This week – the lead up to the AFL grand final – has belonged to the GWS Giants.
They’ve become the impartial fan favourite and there’s a big, big sound on the internet. But the underdog love affair will end today.
All things considered, the Richmond Tigers are the better football side and that’s what matters.
The Giants are littered with stars, high draft picks, and from all reports, an ironclad team culture and connection.
But in grand finals, even the smallest of weak spots become amplified. And where the Giants are lacking, the Tigers are powerful.
It’s the Greater Western Sydney backline where this dynamic is most obvious. Phil Davis’ monumental task of containing Tom Lynch, for example.
In Davis’ post-game interview last week he admitted he wasn’t much use during the preliminary final win against Collingwood. He wasn’t wrong. The Giants captain finished with just four disposals after his finger and shoulder popped out, and his tight calf had him hobbling around like an off-balance giraffe.
If any of these injuries worsen, it’s hard to imagine him preventing Lynch, a contested marking beast coming off the most important performance of his career, from kicking a bag.
Of course, modern-day footy is not a one-on-one game. You can bet Nick Haynes and Sam Taylor will be dropping off their opponents to offer Davis a lifeline. But who does that leave open? Oh yeah, Jack Riewoldt.
Momentum is also a key consideration. If this finals series has taught us anything it’s that when they’re clicking on all cylinders, the Tigers are virtually unstoppable.
Halting momentum hasn’t exactly been the Giants’ forte over the past couple of weeks. They’ve instead just held on for dear life and let the final siren end it for them.
With the added pressure of this being the biggest game of the year, and indeed of the club’s existence, it is asking a lot of a group who must be physically and emotionally drained at this point.
Granted, the Giants are no longer the ‘young but talented’ team they once were. They are an experienced side with four years of playing in meaningful games behind them.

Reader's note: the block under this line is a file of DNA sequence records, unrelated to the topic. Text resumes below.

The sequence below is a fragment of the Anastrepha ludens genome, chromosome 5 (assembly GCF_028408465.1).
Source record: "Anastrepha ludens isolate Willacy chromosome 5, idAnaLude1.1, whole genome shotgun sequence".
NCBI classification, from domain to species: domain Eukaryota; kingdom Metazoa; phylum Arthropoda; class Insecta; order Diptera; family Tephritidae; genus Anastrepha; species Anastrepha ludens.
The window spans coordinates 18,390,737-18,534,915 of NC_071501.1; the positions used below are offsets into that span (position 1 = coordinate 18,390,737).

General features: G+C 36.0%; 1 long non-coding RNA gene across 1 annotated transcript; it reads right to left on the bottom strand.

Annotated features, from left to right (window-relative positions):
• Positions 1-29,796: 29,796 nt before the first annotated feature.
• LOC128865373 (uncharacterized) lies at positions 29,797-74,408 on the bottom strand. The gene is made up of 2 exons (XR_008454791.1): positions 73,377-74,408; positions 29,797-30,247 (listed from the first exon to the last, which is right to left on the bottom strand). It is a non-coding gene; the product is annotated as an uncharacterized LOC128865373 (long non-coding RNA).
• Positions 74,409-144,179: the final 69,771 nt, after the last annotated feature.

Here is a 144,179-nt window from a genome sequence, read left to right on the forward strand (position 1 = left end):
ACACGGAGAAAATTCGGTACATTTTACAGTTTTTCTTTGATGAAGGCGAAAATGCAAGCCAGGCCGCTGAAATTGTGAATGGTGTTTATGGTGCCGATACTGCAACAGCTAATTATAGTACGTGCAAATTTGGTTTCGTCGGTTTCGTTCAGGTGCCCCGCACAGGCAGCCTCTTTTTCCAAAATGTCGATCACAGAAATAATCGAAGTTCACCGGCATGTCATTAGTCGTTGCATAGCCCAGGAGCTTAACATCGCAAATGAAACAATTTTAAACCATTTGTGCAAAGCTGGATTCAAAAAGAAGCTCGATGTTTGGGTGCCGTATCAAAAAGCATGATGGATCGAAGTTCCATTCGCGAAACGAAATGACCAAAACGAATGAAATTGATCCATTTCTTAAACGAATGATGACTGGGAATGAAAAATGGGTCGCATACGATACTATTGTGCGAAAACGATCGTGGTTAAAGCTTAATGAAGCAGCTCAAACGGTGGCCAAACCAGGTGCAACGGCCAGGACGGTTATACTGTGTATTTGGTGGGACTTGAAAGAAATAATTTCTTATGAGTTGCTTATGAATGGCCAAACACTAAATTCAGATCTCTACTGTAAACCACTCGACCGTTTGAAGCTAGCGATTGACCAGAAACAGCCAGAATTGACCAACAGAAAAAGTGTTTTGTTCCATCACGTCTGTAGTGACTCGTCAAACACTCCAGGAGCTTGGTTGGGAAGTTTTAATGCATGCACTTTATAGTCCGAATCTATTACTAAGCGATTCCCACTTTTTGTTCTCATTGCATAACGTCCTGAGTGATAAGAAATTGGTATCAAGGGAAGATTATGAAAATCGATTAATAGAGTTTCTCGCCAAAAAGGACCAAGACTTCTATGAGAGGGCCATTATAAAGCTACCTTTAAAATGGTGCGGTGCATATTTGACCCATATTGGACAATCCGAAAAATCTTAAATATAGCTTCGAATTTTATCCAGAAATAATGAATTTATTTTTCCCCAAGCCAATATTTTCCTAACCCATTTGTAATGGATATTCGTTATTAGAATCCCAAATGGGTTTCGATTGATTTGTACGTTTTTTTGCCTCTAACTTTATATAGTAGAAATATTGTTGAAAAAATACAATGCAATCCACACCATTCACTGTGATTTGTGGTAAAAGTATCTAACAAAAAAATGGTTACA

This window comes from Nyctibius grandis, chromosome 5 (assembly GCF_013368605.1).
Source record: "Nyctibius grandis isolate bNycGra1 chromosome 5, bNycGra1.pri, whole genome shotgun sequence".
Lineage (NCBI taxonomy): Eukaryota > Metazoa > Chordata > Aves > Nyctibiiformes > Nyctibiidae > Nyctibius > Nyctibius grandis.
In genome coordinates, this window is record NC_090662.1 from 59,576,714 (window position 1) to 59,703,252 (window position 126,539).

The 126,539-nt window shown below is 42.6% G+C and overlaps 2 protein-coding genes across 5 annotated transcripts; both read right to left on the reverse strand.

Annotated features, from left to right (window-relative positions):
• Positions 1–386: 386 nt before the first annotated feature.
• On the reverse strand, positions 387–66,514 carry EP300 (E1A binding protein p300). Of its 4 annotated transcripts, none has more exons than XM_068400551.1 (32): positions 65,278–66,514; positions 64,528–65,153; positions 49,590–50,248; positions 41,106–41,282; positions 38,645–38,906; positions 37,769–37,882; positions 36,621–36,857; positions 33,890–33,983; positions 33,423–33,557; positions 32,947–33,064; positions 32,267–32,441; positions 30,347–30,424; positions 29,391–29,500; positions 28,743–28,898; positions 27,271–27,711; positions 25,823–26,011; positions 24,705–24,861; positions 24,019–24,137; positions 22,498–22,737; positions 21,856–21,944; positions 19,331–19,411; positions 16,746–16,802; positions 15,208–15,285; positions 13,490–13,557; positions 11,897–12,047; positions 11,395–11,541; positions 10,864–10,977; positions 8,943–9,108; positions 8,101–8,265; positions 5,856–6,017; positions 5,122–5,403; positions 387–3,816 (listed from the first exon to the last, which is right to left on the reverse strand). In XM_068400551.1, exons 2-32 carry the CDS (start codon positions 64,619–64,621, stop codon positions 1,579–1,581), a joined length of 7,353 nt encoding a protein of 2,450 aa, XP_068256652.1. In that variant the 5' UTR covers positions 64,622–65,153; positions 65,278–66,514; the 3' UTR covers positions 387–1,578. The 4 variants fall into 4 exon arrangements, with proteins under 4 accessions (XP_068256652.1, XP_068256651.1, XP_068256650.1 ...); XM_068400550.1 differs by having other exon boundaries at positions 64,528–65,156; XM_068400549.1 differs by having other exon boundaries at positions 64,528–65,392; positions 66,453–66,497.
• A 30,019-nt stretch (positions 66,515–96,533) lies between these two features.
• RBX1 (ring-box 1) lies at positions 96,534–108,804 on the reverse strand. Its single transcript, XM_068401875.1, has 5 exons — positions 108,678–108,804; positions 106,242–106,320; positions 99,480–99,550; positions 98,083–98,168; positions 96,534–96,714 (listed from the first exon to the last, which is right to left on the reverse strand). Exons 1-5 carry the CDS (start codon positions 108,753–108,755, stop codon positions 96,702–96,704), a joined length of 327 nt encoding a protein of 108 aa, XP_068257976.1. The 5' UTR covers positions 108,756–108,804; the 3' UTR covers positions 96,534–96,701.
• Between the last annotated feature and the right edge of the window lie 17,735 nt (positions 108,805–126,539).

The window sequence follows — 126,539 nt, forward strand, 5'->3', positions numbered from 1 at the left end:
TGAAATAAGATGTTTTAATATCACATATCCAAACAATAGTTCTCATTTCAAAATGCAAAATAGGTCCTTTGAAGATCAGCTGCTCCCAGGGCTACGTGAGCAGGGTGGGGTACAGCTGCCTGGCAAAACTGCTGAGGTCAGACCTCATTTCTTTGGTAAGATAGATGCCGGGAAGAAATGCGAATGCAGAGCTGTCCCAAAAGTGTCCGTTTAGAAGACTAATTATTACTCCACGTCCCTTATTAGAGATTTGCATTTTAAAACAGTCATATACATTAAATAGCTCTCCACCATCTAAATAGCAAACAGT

But mixed among them are young players with big roles. Jeremy Finlayson, Brent Daniels, Harry Perryman and Tim Taranto have all had big moments in this finals campaign. Richmond’s 16 premiership players to the Giants’ two is significant.
When the Tigers make their move and their fans get vocal, it may well be the final straw for these inexperienced yet important players.
The much-discussed match up between Dustin Martin and Matt de Boer could prove to be a major turning point, and one of the many things that will need to go perfectly for GWS to win.
But with a backline already stretched to cover the dual threat of Lynch and Riewoldt, sending Martin deep forward, as Richmond have been doing all year, will cause some serious headaches for Leon Cameron.
A major Giants asset is their ability to set up defensively and prevent the opposition from moving the ball freely. But as the Tigers have shown for most of the year, they don’t need to move the ball freely to win.
Richmond’s comfortable Round 17 win over GWS is our reference point here. Their brand of chaos-ball is the perfect counter to a well structured defence because it’s completely unpredictable.
Players like Bachar Houli and Dion Prestia are prime candidates to break a line off halfback with an adventurous kick or a give-and-go handball that can break down the Giants press.
From a coaching perspective, Cameron’s strategic nous is up there with the best in the comp. But with the limited on-field access of runners this year, coaches don’t have as much influence once the game starts.
Two weeks in a row we have seen the Giants get out to very winnable leads, only to see them dwindle away to the point of almost losing the game.
They are clearly vulnerable to big momentum swings and there doesn’t seem to be much Cameron can do to stop it. Their calling cards, contested possessions and clearances, became afterthoughts in these moments.
The Giants have just held on two weeks in a row. It took an unlikely late goal from Brent Daniels against the Brisbane Lions to regain what was once a 20-point lead.
And in all of this week’s GWS adulation, it has seldom been said that they almost blew a 33-point fourth-quarter lead last Saturday and once again had no discernable response to their opponents quickly shifting momentum.
But we need to zoom out with the Giants.
They’ve completed an eight-year-long climb to finally stand at the top of the mountain with just one other team. It’s an incredible feat when compared to the Gold Coast Suns, who haven’t made it past base camp even with a year’s head start.
But as far as today is concerned, the big, big sound will be comfortably drowned out by the roar of the Tigers.
Prediction: Richmond by 38